Novus Candidatus Rhetoricae

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The fuller title includes the following: Altero se candidior comptiorque, non Aphthonii solum Progymnasmata ornatius concinnata; sed Tullianæ etiam Rhetoricæ Præcepta clarius explicata repræsentans Studiosis Eloquentiæ Candidatis. Accessit nunc primùm Dissertatio de Panegyrico, Auctore P. Francisco Pomey, e Societate Jesu. This book seems to represent an updating and amplification of the Candidatus Rhetoricae of which I have a copy from perhaps 1645. It seems to lack the Greek that one could find in the earlier book. As I wrote there, the book seems to be a Jesuit collegium text in rhetoric following the Progymnasmata of Aphthonius. If one works from the back of the book, there is still present an apparently independent 48-page work, Angelus Pacis by Nicolas Caussini (Latinized name), S.J. The title-page for this is exactly the same as the title-page for the whole present work, with only the bottom few lines changed to indicate not Antonius Molin in Lyon in 1706 but Wilhem Friessem and and Joannes Everardus Fromart in Cologne in 1706. The next element includes two statements of royal privilege. Previous to that, after 418, is first a T of C titled Index Titulorum and then an AI titled Index Rerum. The newly expanded and attributed Pars III is Franciscus Pomey's Dissertation on the Panegyric covering 343-418; in the earlier edition it had simply been titled De Panegyrico seu Laudatione. Did Pomey amplify the previous classroom material offered by an anonymous teacher and writer? Pars II remains Rhetoricae Praecepta and runs from 133-312. Pars I runs through six chapters touching fable and narration, and covers, respectively: fable (8-23), narration, chria, sententia, thesis, and a combination of locus communis, destructio, and confirmatio. The fable section seems to remain the same. After the famous Greek definition of Theion done into Latin ( sermo falsus veritatem effingens ), the author distinguishes rational (human) and moral (animal) fables, with mixed fables including both. He holds that the sense of the fable generally needs to be expressed; otherwise people often miss the point of a fable. His Latin for promythium is praefabulatio, for epimythium affabulatio. After describing the qualities and uses of fables, the author presents some nine fables that exemplify various levels of style, twice telling the same stories on two levels (WL and FC). The last example is of the florid style: The Silkworm and the Spider takes four pages to tell!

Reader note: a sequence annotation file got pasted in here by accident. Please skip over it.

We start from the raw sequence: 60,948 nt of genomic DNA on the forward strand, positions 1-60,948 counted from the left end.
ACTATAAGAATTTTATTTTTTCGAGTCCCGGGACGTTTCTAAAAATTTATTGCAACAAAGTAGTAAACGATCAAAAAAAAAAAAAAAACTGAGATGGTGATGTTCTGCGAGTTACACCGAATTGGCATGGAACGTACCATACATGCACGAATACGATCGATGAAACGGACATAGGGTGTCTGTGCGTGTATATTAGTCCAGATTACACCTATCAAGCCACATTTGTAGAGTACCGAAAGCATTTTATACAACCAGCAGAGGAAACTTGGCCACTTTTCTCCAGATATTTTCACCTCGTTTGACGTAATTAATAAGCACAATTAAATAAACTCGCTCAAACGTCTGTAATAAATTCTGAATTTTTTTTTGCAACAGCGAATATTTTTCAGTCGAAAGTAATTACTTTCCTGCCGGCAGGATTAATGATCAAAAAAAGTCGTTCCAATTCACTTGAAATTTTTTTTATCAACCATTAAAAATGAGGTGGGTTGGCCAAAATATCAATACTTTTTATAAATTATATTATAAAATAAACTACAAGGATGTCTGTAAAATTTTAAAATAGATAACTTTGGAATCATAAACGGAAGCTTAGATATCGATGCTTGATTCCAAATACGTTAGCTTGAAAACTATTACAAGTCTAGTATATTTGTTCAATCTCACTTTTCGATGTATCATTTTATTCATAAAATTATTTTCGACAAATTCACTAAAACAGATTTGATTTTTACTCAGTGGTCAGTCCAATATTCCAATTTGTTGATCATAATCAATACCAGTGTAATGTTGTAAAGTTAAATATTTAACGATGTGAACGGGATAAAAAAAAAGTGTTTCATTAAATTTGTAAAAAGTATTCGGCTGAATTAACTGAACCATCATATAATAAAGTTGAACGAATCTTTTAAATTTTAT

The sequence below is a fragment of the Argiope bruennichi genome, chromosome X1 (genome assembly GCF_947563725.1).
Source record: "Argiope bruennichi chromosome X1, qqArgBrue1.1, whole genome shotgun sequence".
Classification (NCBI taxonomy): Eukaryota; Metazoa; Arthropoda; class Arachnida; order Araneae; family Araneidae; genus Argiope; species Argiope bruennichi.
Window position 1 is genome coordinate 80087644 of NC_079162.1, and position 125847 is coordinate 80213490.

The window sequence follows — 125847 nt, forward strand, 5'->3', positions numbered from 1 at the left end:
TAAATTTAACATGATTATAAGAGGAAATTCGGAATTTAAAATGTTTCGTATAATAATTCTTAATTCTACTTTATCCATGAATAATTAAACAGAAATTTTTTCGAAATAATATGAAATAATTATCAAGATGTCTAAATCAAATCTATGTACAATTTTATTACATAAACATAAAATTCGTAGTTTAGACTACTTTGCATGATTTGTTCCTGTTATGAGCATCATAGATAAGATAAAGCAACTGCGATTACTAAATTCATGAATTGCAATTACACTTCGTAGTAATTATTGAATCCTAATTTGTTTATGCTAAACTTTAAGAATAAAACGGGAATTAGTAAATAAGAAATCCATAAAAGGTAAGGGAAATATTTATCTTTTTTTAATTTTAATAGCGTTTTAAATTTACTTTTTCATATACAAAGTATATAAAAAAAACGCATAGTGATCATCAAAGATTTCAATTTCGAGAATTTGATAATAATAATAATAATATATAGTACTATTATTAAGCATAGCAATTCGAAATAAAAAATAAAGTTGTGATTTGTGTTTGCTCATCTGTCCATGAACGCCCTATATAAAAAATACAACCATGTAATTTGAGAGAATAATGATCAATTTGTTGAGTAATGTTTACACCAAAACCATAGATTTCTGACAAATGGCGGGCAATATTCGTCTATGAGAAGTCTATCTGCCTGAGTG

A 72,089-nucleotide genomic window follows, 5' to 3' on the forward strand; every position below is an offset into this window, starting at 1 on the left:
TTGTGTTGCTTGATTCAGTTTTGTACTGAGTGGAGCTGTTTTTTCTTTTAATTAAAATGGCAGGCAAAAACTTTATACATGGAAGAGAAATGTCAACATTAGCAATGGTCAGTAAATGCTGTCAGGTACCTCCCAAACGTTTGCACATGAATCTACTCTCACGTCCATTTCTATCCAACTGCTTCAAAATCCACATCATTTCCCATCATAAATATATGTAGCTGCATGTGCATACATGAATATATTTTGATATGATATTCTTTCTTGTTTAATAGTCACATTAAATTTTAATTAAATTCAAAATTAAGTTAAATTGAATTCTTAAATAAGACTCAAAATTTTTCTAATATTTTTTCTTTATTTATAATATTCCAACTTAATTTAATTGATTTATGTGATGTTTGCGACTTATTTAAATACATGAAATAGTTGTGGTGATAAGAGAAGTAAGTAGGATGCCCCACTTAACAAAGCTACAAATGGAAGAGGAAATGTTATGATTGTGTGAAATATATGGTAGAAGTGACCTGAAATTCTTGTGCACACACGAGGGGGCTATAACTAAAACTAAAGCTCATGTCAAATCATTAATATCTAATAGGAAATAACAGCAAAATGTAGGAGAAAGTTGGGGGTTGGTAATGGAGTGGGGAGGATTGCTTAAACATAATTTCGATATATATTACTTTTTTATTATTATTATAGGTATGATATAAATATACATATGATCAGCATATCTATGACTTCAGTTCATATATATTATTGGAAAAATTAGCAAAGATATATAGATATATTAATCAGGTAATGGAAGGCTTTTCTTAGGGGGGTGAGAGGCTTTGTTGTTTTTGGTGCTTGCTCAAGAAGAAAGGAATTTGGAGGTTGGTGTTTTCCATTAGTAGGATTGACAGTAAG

Antonius Molin
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